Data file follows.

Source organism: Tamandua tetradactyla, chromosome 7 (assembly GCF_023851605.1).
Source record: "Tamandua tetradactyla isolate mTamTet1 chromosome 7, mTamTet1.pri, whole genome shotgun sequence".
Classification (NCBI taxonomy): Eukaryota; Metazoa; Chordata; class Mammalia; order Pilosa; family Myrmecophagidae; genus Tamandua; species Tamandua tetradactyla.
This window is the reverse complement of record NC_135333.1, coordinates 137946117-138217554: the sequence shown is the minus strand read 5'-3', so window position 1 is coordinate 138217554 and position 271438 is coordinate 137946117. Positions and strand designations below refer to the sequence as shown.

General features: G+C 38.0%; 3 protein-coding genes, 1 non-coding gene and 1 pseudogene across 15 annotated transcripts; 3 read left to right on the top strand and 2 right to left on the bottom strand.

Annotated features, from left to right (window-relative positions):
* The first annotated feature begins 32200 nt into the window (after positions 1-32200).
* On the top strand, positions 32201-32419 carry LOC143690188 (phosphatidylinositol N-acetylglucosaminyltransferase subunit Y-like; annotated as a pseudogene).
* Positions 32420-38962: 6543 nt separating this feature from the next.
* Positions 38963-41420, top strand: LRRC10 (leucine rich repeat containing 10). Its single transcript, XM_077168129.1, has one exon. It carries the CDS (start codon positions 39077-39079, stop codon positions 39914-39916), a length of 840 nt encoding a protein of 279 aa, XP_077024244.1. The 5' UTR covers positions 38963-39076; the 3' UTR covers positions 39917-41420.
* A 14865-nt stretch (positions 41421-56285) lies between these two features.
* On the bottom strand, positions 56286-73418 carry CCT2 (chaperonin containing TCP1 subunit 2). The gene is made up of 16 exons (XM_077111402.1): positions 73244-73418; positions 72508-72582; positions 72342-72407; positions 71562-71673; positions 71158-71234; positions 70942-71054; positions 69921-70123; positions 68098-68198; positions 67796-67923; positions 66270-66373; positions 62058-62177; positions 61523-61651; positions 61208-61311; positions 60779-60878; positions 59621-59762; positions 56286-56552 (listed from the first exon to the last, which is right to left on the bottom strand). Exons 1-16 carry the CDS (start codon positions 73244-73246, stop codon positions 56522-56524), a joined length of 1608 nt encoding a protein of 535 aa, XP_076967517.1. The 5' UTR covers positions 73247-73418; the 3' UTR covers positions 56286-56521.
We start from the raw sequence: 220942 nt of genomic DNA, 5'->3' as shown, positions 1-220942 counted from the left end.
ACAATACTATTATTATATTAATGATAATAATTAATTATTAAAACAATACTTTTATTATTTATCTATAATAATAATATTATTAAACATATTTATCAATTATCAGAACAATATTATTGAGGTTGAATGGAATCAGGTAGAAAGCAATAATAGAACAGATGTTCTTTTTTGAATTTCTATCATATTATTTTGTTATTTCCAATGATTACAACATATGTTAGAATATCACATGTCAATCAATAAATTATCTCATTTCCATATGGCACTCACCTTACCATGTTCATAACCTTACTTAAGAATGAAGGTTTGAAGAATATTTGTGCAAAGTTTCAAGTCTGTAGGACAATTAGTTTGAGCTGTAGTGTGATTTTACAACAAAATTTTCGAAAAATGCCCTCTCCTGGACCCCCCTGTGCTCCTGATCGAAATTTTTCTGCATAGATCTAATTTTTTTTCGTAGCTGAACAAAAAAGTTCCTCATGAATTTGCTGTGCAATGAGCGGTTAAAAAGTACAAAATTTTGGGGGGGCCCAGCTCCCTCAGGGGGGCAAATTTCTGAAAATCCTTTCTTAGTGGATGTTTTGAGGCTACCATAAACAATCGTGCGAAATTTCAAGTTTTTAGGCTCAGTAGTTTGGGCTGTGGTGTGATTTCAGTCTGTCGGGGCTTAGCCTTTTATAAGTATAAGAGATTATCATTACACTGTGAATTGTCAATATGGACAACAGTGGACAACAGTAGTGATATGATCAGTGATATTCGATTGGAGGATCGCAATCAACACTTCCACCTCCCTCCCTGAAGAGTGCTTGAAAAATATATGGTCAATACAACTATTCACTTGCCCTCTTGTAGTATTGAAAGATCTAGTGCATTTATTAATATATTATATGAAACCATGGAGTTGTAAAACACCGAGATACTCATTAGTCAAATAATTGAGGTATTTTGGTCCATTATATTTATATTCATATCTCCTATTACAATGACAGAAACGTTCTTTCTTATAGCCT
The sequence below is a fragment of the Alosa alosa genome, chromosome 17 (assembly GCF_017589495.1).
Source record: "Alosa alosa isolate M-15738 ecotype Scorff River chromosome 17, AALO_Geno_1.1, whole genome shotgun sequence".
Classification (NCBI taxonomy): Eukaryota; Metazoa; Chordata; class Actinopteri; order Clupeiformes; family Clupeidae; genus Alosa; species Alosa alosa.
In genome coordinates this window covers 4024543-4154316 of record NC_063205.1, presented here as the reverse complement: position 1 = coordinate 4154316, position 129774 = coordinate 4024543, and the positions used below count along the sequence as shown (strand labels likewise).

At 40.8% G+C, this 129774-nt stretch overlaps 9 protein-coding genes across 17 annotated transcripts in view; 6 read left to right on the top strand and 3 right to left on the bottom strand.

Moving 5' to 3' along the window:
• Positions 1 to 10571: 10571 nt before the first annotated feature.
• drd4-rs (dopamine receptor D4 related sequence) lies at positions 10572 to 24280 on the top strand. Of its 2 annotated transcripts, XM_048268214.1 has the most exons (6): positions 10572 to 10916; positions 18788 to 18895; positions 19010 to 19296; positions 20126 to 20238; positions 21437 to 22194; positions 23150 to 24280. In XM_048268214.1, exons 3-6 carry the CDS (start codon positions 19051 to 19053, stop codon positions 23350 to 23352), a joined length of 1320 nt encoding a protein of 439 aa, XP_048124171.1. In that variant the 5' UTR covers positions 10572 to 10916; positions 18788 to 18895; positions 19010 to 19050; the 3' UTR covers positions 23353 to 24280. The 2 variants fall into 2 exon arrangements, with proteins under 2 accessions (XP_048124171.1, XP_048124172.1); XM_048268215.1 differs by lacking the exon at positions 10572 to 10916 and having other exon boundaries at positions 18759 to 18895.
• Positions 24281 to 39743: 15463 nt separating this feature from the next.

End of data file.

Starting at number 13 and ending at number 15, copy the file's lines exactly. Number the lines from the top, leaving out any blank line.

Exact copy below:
We start from the raw sequence: 220942 nt of genomic DNA, 5'->3' as shown, positions 1-220942 counted from the left end.
ACAATACTATTATTATATTAATGATAATAATTAATTATTAAAACAATACTTTTATTATTTATCTATAATAATAATATTATTAAACATATTTATCAATTATCAGAACAATATTATTGAGGTTGAATGGAATCAGGTAGAAAGCAATAATAGAACAGATGTTCTTTTTTGAATTTCTATCATATTATTTTGTTATTTCCAATGATTACAACATATGTTAGAATATCACATGTCAATCAATAAATTATCTCATTTCCATATGGCACTCACCTTACCATGTTCATAACCTTACTTAAGAATGAAGGTTTGAAGAATATTTGTGCAAAGTTTCAAGTCTGTAGGACAATTAGTTTGAGCTGTAGTGTGATTTTACAACAAAATTTTCGAAAAATGCCCTCTCCTGGACCCCCCTGTGCTCCTGATCGAAATTTTTCTGCATAGATCTAATTTTTTTTCGTAGCTGAACAAAAAAGTTCCTCATGAATTTGCTGTGCAATGAGCGGTTAAAAAGTACAAAATTTTGGGGGGGCCCAGCTCCCTCAGGGGGGCAAATTTCTGAAAATCCTTTCTTAGTGGATGTTTTGAGGCTACCATAAACAATCGTGCGAAATTTCAAGTTTTTAGGCTCAGTAGTTTGGGCTGTGGTGTGATTTCAGTCTGTCGGGGCTTAGCCTTTTATAAGTATAAGAGATTATCATTACACTGTGAATTGTCAATATGGACAACAGTGGACAACAGTAGTGATATGATCAGTGATATTCGATTGGAGGATCGCAATCAACACTTCCACCTCCCTCCCTGAAGAGTGCTTGAAAAATATATGGTCAATACAACTATTCACTTGCCCTCTTGTAGTATTGAAAGATCTAGTGCATTTATTAATATATTATATGAAACCATGGAGTTGTAAAACACCGAGATACTCATTAGTCAAATAATTGAGGTATTTTGGTCCATTATATTTATATTCATATCTCCTATTACAATGACAGAAACGTTCTTTCTTATAGCCT
The sequence below is a fragment of the Alosa alosa genome, chromosome 17 (assembly GCF_017589495.1).